- Rope used in suspension scaffolding should be protected from heat sources.
- Scaffolds should be kept at least ten feet away from power lines.
If you were injured in a Chicago construction site accident, an experienced Chicago personal injury attorney at Lane & Lane can help. Whether you are having trouble obtaining the workers’ compensation benefits you are due or wonder if a third party might be liable for your injuries, we are here for you. Our skilled attorneys will review your case, answer your questions, and help you to understand your legal options. Contact us today at 312-332-1400 to schedule your free consultation. We will fight for the compensation you deserve.
Nearly every day, stories of distracted drivers injuring themselves or others appear in the news. Sometimes, these injuries are minor—damaging cars and leaving victims with minor scratches. Other times, individuals are left in serious condition in local hospitals—if they are lucky enough to survive.
Unfortunately, distracted drivers are only one of the serious concerns that road construction site workers must be aware of while on the job.
Whether other motorists, other construction site workers, or machinery causes the injuries, the damage can sometimes be life altering. A few common road construction injuries include:
- Head injuries and brain damage
- Spinal injuries including paralysis and crushed vertebrae
- Broken bones
- Amputations from crushed or severed limbs
- Neck and back injuries
Any one of these injuries, and the countless others, could end a career in construction in an instant. In order to help prevent road construction injuries, workers should do the following:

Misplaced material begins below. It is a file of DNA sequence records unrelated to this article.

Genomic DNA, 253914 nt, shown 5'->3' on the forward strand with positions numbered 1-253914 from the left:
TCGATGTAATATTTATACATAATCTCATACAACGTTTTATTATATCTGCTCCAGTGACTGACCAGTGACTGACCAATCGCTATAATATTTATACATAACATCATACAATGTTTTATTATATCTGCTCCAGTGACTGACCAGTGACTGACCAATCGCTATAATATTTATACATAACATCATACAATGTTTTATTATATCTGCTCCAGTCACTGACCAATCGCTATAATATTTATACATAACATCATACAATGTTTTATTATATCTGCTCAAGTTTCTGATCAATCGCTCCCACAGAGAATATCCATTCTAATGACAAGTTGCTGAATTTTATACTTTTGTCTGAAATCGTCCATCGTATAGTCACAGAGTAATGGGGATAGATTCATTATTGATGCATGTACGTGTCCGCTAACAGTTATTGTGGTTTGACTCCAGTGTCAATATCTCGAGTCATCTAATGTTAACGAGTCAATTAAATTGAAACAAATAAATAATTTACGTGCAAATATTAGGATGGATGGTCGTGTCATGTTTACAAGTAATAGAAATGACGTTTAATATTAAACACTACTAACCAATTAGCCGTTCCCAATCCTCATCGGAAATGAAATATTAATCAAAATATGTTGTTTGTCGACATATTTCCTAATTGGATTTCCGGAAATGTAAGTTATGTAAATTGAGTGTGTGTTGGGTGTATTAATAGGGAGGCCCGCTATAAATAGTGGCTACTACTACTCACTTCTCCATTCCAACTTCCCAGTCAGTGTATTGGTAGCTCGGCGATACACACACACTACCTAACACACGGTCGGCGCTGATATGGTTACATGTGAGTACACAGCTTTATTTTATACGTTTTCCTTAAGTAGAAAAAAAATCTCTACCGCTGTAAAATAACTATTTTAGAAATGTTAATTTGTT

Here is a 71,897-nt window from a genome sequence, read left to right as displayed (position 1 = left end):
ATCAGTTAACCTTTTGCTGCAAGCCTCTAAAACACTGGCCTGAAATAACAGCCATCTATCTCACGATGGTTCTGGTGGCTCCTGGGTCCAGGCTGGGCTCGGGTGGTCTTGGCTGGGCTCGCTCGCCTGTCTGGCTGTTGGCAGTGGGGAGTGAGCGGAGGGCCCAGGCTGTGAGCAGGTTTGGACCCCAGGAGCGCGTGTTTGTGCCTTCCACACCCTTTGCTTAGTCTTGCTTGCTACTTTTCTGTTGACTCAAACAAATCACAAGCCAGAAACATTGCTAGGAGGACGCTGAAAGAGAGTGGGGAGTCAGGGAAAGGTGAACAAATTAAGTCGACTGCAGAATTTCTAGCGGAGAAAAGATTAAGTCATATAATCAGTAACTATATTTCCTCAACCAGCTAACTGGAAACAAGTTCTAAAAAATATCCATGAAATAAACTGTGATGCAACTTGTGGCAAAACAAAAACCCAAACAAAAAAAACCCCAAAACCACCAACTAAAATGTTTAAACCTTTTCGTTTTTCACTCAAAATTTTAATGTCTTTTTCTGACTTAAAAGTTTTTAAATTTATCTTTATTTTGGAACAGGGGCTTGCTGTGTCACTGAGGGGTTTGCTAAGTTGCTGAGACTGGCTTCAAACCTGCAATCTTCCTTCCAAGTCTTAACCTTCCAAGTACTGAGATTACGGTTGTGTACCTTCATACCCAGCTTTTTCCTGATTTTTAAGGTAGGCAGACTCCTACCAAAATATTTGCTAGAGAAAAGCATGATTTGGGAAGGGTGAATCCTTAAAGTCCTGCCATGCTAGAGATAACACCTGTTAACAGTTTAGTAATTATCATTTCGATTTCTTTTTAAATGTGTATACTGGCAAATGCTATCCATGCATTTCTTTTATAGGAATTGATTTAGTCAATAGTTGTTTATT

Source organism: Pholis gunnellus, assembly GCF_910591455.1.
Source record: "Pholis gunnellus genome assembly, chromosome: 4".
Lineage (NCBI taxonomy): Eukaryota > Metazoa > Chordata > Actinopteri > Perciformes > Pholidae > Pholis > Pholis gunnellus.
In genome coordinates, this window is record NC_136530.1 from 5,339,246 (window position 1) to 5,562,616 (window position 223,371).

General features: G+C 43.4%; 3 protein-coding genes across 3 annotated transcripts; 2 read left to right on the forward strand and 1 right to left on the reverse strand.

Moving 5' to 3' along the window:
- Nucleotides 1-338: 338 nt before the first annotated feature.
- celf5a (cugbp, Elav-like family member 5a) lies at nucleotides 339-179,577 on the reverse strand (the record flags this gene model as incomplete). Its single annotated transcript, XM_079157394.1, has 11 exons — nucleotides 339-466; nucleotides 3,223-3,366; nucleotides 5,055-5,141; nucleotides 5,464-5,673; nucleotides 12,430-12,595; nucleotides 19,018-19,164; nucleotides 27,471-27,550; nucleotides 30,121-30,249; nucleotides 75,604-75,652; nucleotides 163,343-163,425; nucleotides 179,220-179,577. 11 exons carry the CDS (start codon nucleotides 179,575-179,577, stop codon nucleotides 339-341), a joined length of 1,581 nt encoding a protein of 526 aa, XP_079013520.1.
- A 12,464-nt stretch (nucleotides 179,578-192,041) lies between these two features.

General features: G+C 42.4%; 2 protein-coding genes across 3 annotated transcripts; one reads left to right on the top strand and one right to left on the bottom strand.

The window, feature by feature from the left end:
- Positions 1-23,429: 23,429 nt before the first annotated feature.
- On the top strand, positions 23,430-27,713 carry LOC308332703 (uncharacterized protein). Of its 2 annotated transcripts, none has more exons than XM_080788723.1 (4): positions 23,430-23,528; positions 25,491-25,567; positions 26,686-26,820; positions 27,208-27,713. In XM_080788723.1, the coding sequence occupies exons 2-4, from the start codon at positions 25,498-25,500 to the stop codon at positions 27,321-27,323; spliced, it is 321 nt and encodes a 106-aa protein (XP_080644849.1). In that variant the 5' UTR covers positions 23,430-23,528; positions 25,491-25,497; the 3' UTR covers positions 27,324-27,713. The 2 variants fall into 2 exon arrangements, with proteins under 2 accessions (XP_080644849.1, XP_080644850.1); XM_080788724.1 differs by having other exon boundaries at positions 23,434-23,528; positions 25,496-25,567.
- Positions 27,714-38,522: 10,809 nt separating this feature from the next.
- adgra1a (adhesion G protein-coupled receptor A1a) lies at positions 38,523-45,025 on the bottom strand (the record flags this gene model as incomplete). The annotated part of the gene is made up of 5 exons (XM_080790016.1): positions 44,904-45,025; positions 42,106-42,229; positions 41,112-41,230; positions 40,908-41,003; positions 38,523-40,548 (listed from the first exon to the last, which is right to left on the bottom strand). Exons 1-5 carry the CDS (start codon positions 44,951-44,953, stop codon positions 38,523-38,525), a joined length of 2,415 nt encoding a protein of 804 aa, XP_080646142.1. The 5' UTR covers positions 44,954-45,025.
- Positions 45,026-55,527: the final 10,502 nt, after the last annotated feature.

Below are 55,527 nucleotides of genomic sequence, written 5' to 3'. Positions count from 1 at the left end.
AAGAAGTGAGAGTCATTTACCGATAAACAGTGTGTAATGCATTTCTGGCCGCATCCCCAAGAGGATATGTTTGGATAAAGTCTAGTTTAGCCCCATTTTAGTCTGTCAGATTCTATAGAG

- Pay attention and look for blind spots. With multiple pieces of construction equipment parked close together, visibility is reduced, increasing the likelihood of rollover or backover accidents.
- Wear proper work attire including high visibility articles such as vests, jackets, and helmets with reflective stripes.
- Follow “safe-flagging” procedures including right set-up, right spacing, right practices, and right attire.
- Stay alert for unsafe working conditions such as uneven surfaces, congested traffic zones, and other worker’s behaviors.
Taking extra care on the job can help prevent many road construction accidents. However, if you are injured in an Illinois road construction site accident due to the carelessness or negligence of another, be sure to seek the legal counsel of an experienced Chicago personal injury attorney at Lane & Lane. Our nationally recognized workplace injury lawyers will make it a priority to fight for your rights and ensure justice is served. Contact us today at 312-332-1400 to schedule a free consultation.
Construction workers have demanding and dangerous jobs. They work out in all kinds of weather and under many unsafe conditions. Construction site accidents are often very serious and can change the life of a worker forever. These accidents can cause physical pain, emotional stress, astronomical medical bills, and lost wages. In addition, construction site accidents can leave a worker with serious long-term medical problems. At the end of the day, it is up to the construction company to ensure safety on the job site. However, workers can protect themselves by following these six tips:
- Wear recommended protective gear including hard hats, steel-toed boots, work goggles, protective work gloves, and appropriate attire.
- Keep floors cleared of debris and rubble when possible, to guard against trips and slips on the construction site.
- Follow all recommended Illinois health and safety regulations for construction sites.
- Check your equipment before using it to ensure it is in proper working order.
- Report any safety concerns to your site manager.
- Use ladders only when necessary—be sure there is little risk of injury before climbing.
Following the tips listed above may help to reduce your chance of being injured at a Chicago construction site. If you have been seriously injured at work—on a construction site or somewhere else—a Chicago workers’ compensation lawyer at Lane & Lane can help. Whether your workers’ compensation claim has been denied or you think a third party may be liable for your injuries, our compassionate and experienced attorneys can help. Contact a Chicago construction accident attorney today at 312-332-1400 for a free case evaluation. We will help you to obtain the compensation you deserve.